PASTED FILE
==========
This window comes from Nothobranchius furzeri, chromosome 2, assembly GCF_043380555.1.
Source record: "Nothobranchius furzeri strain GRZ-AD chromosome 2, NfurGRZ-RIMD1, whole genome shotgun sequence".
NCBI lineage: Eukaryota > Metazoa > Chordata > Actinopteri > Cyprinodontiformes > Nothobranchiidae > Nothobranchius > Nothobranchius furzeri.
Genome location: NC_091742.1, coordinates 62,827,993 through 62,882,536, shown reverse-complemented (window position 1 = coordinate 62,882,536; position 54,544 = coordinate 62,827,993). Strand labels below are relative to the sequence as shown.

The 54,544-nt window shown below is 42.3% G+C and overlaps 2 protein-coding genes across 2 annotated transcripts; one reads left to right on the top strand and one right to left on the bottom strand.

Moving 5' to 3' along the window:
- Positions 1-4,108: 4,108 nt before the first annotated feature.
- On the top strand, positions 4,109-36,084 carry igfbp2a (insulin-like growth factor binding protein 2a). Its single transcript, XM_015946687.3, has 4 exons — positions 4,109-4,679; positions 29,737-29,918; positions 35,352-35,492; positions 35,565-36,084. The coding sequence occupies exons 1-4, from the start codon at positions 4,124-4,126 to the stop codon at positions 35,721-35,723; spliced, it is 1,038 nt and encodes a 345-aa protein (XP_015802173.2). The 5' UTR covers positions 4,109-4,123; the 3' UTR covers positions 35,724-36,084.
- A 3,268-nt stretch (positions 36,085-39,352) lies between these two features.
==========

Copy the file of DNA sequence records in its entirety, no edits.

This window comes from Nothobranchius furzeri, chromosome 2, assembly GCF_043380555.1.
Source record: "Nothobranchius furzeri strain GRZ-AD chromosome 2, NfurGRZ-RIMD1, whole genome shotgun sequence".
NCBI lineage: Eukaryota > Metazoa > Chordata > Actinopteri > Cyprinodontiformes > Nothobranchiidae > Nothobranchius > Nothobranchius furzeri.
Genome location: NC_091742.1, coordinates 62,827,993 through 62,882,536, shown reverse-complemented (window position 1 = coordinate 62,882,536; position 54,544 = coordinate 62,827,993). Strand labels below are relative to the sequence as shown.

The 54,544-nt window shown below is 42.3% G+C and overlaps 2 protein-coding genes across 2 annotated transcripts; one reads left to right on the top strand and one right to left on the bottom strand.

Moving 5' to 3' along the window:
- Positions 1-4,108: 4,108 nt before the first annotated feature.
- On the top strand, positions 4,109-36,084 carry igfbp2a (insulin-like growth factor binding protein 2a). Its single transcript, XM_015946687.3, has 4 exons — positions 4,109-4,679; positions 29,737-29,918; positions 35,352-35,492; positions 35,565-36,084. The coding sequence occupies exons 1-4, from the start codon at positions 4,124-4,126 to the stop codon at positions 35,721-35,723; spliced, it is 1,038 nt and encodes a 345-aa protein (XP_015802173.2). The 5' UTR covers positions 4,109-4,123; the 3' UTR covers positions 35,724-36,084.
- A 3,268-nt stretch (positions 36,085-39,352) lies between these two features.